What it takes to become a better public speaker

Public speaking or oral presentations can certainly be intimidating ("Mastering the fear of public speaking"; Nov 8).

To speak well is like learning to play golf, swim or become a pilot.

First, one must have domain knowledge of the topic.

As the founder president of the SIM Toastmasters Club, I can say with conviction that even with years of experience, one still needs to prepare well and be knowledgeable about the subject.

Second, one must acquire the skills of speech-making through training and hands-on practice. One should have a mentor or coach to provide timely feedback, and be prepared to learn, unlearn and relearn.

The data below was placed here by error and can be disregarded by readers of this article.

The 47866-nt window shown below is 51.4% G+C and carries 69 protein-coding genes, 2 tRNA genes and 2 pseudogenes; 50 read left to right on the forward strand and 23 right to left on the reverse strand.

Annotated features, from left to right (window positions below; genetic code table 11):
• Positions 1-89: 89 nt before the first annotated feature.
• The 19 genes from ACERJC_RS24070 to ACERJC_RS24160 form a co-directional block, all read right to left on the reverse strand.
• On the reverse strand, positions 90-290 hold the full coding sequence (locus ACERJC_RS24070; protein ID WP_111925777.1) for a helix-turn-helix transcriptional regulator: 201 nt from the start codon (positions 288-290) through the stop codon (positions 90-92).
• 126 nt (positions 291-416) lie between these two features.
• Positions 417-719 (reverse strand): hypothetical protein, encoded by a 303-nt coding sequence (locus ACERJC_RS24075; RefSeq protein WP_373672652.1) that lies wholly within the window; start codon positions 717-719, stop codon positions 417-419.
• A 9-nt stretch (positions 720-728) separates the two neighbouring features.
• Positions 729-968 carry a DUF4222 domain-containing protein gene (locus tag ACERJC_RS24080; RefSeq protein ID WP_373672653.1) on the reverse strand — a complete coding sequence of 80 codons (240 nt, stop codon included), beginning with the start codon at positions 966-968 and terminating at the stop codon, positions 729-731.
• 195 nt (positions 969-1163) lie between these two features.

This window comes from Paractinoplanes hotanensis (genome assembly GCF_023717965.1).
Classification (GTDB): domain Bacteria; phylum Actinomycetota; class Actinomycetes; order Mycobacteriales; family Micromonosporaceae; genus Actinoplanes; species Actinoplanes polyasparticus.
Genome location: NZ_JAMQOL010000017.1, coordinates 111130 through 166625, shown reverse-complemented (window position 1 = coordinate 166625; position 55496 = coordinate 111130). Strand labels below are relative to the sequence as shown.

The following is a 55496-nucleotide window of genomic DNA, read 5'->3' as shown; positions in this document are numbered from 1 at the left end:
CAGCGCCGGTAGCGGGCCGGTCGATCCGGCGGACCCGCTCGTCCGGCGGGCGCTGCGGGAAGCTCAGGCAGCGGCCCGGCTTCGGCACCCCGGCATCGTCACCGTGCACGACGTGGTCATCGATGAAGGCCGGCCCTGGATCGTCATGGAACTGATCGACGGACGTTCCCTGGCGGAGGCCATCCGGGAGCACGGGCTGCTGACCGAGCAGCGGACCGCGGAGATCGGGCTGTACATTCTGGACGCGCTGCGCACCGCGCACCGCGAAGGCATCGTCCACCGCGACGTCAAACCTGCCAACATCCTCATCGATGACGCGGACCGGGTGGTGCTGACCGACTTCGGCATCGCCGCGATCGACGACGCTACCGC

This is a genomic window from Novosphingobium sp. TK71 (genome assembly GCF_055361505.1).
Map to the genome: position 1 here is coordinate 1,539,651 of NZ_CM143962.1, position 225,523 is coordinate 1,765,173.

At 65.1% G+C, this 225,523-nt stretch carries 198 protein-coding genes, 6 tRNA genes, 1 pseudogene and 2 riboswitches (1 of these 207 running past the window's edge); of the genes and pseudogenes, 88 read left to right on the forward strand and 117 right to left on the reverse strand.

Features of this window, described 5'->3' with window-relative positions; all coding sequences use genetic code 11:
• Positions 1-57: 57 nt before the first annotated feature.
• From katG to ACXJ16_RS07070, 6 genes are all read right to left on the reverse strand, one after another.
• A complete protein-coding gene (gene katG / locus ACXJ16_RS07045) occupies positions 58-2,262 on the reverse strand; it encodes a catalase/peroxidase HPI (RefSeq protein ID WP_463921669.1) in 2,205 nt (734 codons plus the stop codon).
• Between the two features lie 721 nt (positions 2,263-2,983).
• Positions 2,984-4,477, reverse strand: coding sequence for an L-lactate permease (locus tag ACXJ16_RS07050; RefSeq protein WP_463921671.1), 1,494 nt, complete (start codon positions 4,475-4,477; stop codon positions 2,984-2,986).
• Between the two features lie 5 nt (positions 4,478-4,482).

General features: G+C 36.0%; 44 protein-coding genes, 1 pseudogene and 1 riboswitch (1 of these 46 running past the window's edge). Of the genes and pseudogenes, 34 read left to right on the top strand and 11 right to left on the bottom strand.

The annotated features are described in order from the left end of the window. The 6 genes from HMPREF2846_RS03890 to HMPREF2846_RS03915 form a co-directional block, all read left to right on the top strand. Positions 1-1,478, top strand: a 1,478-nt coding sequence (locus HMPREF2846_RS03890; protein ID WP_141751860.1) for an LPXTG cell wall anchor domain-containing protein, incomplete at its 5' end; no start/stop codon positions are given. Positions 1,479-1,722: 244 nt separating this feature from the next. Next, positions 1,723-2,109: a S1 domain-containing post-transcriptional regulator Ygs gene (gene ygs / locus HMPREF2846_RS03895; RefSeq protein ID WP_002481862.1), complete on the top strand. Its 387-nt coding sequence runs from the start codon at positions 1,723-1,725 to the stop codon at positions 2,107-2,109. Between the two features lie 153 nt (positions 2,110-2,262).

Finally, and most importantly, one must be prepared to go through a baptism of fire - speak in front of an audience often and experience the fear to eventually conquer it.

There is no shortcut to becoming a good public speaker. It takes mental resilience, hard work and learning from experience.

One must invest the time, effort and humility to learn from more experienced speakers. One must also have the self-belief that one can master the art and skill.

Over time, one becomes wiser, more astute and a more prolific and eloquent speaker.

Schools and tertiary institutions must encourage all students to speak up more often during class or tutorials and have their views heard.

Tan Teck Huat